Diagnostic questionnaire for Pathological Gambling according to DSM criteria (Stinchfield, 2003)

This 19-item questionnaire allows for the assessment of DSM-5 (APA, 2013) diagnostic criteria for GD. Convergent validity with SOGS scores in the original version was very good (r = .77 for representative samples and r = .75 for gambling treatment groups; Stinchfield, 2003). Internal consistency in the Spanish adaptation used in this study was α = .81 for the general population and α = .77 for gambling treatment samples (Jiménez-Murcia et al., 2009). In this study, the total number of DSM-5 criteria for GD was analyzed. Cronbach’s α in the sample was very good (α = .80).

Temperament and Character Inventory – Revised (TCI-R; Cloninger, 1999)

This reliable and valid 240-item questionnaire measures seven personality dimensions: four temperaments (novelty seeking, harm avoidance, reward dependence, and persistence) and three character dimensions (self-directedness, cooperativeness, and self-transcendence). All items are measured on a 5-point Likert-type scale. A validated Spanish version was used (Gutiérrez-Zotes et al., 2004). The scales in the Spanish revised version showed adequate internal consistency (Cronbach’s α mean value = .87). In the study, consistency indices ranged from good (α = .70 for novelty seeking) to very good (α = .84 for persistence and self-transcendence). Table 1 contains the α values for all the scales.

Table 1.

Comparison between clusters in sociodemographic and clinical measures

Total (n = 280)C1 (n = 82)C2 (n = 142)C3 (n = 56)ClusterPairwise comparisons (p)
Categorical indicatorsN%N%n%n%pC1–C2C1–C3C2–C3
*EducationPrimary16860.05162.29365.52442.9.061.787.078.014
Secondary9132.52631.73927.52646.4
University217.556.1107.0610.7
*Civil statusSingle10938.92631.77150.01221.4<.001.013.016<.001
Married11340.43137.84733.13562.5
Divorced/widow5820.72530.52416.9916.1
*EmployedYes13548.23947.66243.73460.7.096.572.128.031
OriginSpanish25490.77389.013494.44783.9.061.146.383.018
Tobacco useYes15254.34858.58157.02341.1.083.827.044.043
Quantitative indicatorsMeanSDMeanSDMeanSDMeanSDpC1–C2C1–C3C2–C3
*Age (years)49.6412.3748.2410.0050.5113.3749.4812.90.416.187.564.598
*GD onset (years)44.7212.4442.6110.1645.6713.6845.3711.99.189.077.201.879
*Duration (years)12.609.5912.869.5012.379.3012.8110.58.919.712.974.773
Mean bets-episode76.10111.576.90110.670.90113.888.10107.8.620.698.564.330
Cumulated debts8,647.718,989.57,555.714,280.87,881.316,474.812,189.928,583.2.295.902.160.151
*SOGS-totalα = .8211.533.1612.873.0811.282.8510.213.33<.001<.001<.001.026
DSM-5 totalα = .807.021.807.781.507.011.665.932.03<.001.001<.001<.001
*SCL-90-R: somatizationα = .911.610.892.570.741.450.480.620.48<.001<.001<.001<.001
*SCL-90-R: obsessive–compulsiveα = .881.520.832.350.721.430.480.540.41<.001<.001<.001<.001
*SCL-90-R: interpersonal sensitivityα = .871.400.872.390.681.230.450.400.31<.001<.001<.001<.001
*SCL-90-R: depressiveα = .912.160.923.130.552.100.460.890.53<.001<.001<.001<.001
*SCL-90-R: anxietyα = .901.520.912.580.731.330.400.460.33<.001<.001<.001<.001
*SCL-90-R: hostilityα = .831.040.851.970.850.790.410.280.39<.001<.001<.001<.001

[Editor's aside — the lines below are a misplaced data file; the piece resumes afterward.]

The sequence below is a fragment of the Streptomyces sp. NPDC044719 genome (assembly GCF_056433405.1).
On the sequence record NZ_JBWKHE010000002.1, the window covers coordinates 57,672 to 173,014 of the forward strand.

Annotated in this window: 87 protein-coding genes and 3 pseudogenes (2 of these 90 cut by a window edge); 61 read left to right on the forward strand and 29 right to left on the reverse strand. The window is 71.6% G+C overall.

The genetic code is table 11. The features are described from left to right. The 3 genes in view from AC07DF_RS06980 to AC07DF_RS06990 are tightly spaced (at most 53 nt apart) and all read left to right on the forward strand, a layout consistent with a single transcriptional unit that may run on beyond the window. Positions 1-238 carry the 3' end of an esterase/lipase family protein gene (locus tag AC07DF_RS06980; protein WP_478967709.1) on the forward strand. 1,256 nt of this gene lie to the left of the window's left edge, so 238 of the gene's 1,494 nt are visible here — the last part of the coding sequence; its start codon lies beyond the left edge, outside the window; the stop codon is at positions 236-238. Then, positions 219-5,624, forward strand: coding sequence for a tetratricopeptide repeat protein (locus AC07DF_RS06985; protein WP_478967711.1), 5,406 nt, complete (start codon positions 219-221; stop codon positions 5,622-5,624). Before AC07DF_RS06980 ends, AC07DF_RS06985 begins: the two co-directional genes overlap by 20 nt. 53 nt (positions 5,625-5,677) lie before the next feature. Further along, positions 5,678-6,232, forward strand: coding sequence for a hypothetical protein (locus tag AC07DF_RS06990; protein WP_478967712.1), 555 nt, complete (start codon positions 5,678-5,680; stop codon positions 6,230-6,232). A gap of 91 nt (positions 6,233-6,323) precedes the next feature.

*SCL-90-R: phobic anxietyα = .860.840.901.751.010.590.490.130.24<.001<.001<.001<.001
*SCL-90-R: paranoiaα = .741.220.802.050.821.050.410.440.34<.001<.001<.001<.001
*SCL-90-R: psychoticα = .861.150.782.080.610.960.370.270.25<.001<.001<.001<.001
*SCL-90-R: GSI indexα = .981.490.752.440.451.320.200.510.27<.001<.001<.001<.001
*SCL-90-R: PST indexα = .9853.3920.9875.249.1750.1215.3429.6613.89<.001<.001<.001<.001
*SCL-90-R: PSDI indexα = .982.280.622.930.472.210.321.530.40<.001<.001<.001<.001
*TCI-R: novelty seekingα = .70110.3312.70112.3813.83110.2411.29107.5513.99.090.223.028.179
*TCI-R: harm avoidanceα = .81108.7315.95116.6515.45108.4913.1497.7316.76<.001<.001<.001<.001
*TCI-R: reward dependenceα = .72102.8712.69102.5914.54103.1210.75102.6414.47.945.763.979.813
*TCI-R: persistenceα = .84104.6117.17107.0619.27103.1815.06104.6418.78.265.104.417.588
*TCI-R: self-directednessα = .82118.7918.25107.2216.73118.3913.59136.7716.60<.001<.001<.001<.001
*TCI-R: cooperativenessα = .78134.6313.96132.0616.99134.6511.32138.3614.51.033.179.009.090
*TCI-R: self-transcendenceα = .8470.2814.5274.7616.5668.7911.8567.5216.21.003.003.004.573

Note. Bold values represent significant comparison (.05 level). SD: standard deviation; α: Cronbach’s α in the study sample; SCL-90-R: Symptom Checklist – Revised; SCL-90-R: GSI: global severity index; SCL-90-R: PST: positive symptom total; SCL-90-R: PSDI: Positive Symptom Distress Index; TCI-R: Temperament and Character Inventory – Revised; DSM-5: Diagnostic and Statistical Manual of Mental Disorders; SOGS: South Oaks Gambling Screen; GD: gambling disorder.

Variable used as indicator in the clustering process.

Symptom Checklist – Revised (SCL-90-R; Derogatis, 1990)

This checklist evaluates a broad range of psychological and psychopathological symptoms. This questionnaire contains 90 items and measures 9 primary symptom dimensions: somatization, obsession–compulsion, interpersonal sensitivity, depression, anxiety, hostility, phobic anxiety, paranoid ideation, and psychoticism. It also includes three global indices: (a) a global severity index (GSI), designed to measure overall psychological distress; (b) a Positive Symptom Distress Index, to measure symptom intensity; and (c) a positive symptom total, which reflects self-reported symptoms. A validated Spanish version was used (Derogatis, 2002). The Spanish validation scale obtained good psychometrical indices, with a mean internal consistency of .75 (Cronbach’s α). In the study sample, consistency indices were in the very good (α = .83 for hostility) to excellent range (α = .98 for the global indexes), with the only exception of paranoia (α = .74, good). Table 1 contains the α values for all the scales.